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The predicaments of child victims of crime seeking justice in Ethiopia: a double victimization by the justice process
Woldemariam, Getachew Assefa
Afrika Focus , 2011,
Abstract: This article presents an account of a legal system that has fundamentally failed Ethiopia′s young and vulnerable citizens. The Ethiopian justice process has permitted the subjection of child victims to cycles of traumatisation during investigation, prosecution and trial phases of cases in which they are involved. Ethiopia does not have laws that require the special treatment of children who are victims or witnesses of crime. It has neither rules of criminal procedure nor evidence that direct the conduct of criminal proceedings involving child victims. This article will show that although the Ethiopian Constitution incorporates principles such as the consideration of ‘the best interests of the child’, the realization of this principle for the Ethiopian child victim of crime remains illusory due to the absence of detailed rules that guide and compel the justice process to that effect. Based on empirical data, the article argues further that although ad hoc initiatives to introduce victims to a child-friendly justice process exist in a limited number of urban areas, these initiatives do not reach the vast majority of child victims around the country who continue to be further victimized by the justice process.
An ethnobotanical study of medicinal plants used by local people in the lowlands of Konta Special Woreda, southern nations, nationalities and peoples regional state, Ethiopia
Tesfaye Bekalo, Sebsebe Woodmatas, Zemede Woldemariam
Journal of Ethnobiology and Ethnomedicine , 2009, DOI: 10.1186/1746-4269-5-26
Abstract: The information was collected between October 2006 and February 2007. Interview-based field study constituted the main data collection method in which the gathering, preparation, use, previous and current status and cultivation practices were systematically investigated. The abundance, taxonomic diversity and distribution of medicinal plants were studied using ecological approach.A total of 120 species, grouped within 100 genera and 47 families that are used in traditional medical practices were identified and studied. The Fabaceae and Lamiaceae were the most commonly reported medicinal plants with 16 (13.3%) and 14 (12%) species, respectively. 25.4% of the total medicinal plants are collected from homegardens and the rest (74.6%) are collected from wild habitats. Of the total number of medicinal plants, 108 species (90%) were used to treat human ailments, 6 (5%) for livestock diseases and the remaining 6 (5%) were used to treat both human and livestock health problems. The major threats to medicinal plants reported include harvesting medicinal plants for firewood (24.8%) followed by fire (22.3%) and construction (19%). Of the four plant communities identified in the wild, more medicinal plant species (34) were found in community type-4 (Hyparrhenia cymbaria-Erythrina abyssinica community), which accounted for 61.8%.Konta Special Woreda is an important area for medicinal plants and associated local knowledge; the natural vegetation being the most important reservoir for the majority of the medicinal plants. Environmental and cultural changes are in the process of threatening the resources and this signals the need for serious efforts to create public awareness so that measures are taken to conserve the medicinal plants in the natural ecosystems and other suitable environments.Medicinal plants have important contributions in the healthcare system of local communities as the main source of medicine for the majority of the rural population. Plants have not only nutriti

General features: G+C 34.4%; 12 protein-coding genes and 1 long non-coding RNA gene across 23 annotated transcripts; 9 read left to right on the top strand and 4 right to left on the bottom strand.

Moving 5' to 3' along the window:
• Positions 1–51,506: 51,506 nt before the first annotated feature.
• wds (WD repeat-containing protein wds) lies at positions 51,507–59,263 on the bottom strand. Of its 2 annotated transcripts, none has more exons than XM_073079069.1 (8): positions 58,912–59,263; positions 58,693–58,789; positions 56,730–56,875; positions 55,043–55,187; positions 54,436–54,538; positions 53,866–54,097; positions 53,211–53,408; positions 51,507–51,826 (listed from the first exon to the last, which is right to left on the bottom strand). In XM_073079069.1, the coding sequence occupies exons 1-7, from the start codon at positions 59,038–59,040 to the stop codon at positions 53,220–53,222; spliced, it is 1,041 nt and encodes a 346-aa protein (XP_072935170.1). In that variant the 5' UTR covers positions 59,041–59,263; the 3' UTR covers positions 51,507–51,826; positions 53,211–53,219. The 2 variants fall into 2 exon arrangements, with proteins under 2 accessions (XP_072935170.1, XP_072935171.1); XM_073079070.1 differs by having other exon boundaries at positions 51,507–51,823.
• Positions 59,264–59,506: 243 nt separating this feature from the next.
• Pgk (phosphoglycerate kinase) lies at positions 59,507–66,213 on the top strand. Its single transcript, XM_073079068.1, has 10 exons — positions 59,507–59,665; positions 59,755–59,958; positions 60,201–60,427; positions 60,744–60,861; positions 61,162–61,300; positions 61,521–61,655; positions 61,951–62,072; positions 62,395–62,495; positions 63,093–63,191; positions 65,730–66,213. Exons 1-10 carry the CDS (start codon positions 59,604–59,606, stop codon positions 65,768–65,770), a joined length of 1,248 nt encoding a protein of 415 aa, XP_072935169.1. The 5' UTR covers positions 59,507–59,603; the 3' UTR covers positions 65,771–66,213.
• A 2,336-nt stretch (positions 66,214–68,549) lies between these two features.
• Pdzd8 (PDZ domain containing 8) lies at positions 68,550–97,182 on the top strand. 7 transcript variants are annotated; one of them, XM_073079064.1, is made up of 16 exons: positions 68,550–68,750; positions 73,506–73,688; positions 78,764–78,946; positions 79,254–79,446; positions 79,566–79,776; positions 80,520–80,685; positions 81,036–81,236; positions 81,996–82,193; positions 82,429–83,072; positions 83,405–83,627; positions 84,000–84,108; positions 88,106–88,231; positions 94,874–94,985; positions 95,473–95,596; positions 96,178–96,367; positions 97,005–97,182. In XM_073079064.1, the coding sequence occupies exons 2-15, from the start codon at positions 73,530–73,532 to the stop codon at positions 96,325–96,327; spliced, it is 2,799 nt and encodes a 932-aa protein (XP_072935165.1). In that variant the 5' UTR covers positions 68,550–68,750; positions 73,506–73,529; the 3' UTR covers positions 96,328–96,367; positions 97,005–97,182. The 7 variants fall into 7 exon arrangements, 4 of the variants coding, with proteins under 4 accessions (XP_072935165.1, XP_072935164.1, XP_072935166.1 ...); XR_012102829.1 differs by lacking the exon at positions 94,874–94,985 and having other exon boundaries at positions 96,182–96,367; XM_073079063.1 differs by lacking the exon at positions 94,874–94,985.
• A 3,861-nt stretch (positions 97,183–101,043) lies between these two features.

Prevalence of Thermophilic Campylobacter species in carcasses from sheep and goats in an abattoir in Debre Zeit area, Ethiopia
T Woldemariam, D Asrat, G Zewde
Ethiopian Journal of Health Development , 2009,
Abstract: Background: Thermophilic Campylobacter spp. namely, Campylobacter jejuni and coli cause acute diarrheal diseases in humans worldwide; although these species are known to occur in the intestinal tract of a wide variety of domestic and wild animals. Objective: Little is known about the presence of these bacteria in various food animals as possible sources of infection to humans in Ethiopia. Therefore this study was undertaken to determine the prevalence of thermophilic Campylobacter species in sheep and goat carcasses at a private export abattoir in Debre-Zeit, Ethiopia. Methods: A cross-sectional study was conducted on apparently healthy sheep and goat slaughtered at a private export abattoir in Debre-Zeit, from October 2007 to March 2008. Sheep carcasses (mutton) (n=218) and goat carcasses (n=180) were analyzed for Campylobacter spp. Swabs were taken from four different sites on the carcasses (crutch, abdomen, thorax and breast) at different stages of slaughtering processes (before evisceration, after evisceration and after washing). Results: Campylobacter spp were isolated from 40 (10.1%) out of 398 carcasses examined. There was no statistically significant difference in the rate of isolation of Campylobacter species in different swabbing sites. Of the 40 thermophilic campylobacter isolates, C. jejuni and C. coli accounted for 29 (72.5%) and 11 (27.5%), respectively. Conclusions: The results of this study revealed the presence of campylobacter in sheep and goat carcasses, indicating possible risks of infection to people through the consumption of raw/under-cooked meat. Coordinated actions are needed to reduce or eliminate the risks posed by this organism at various stages of slaughtering process.
Concentration levels of essential and non-essential elements in selected Ethiopian wines
Daniel Minilu Woldemariam, Bhagwan Singh Chandravanshi
Bulletin of the Chemical Society of Ethiopia , 2011,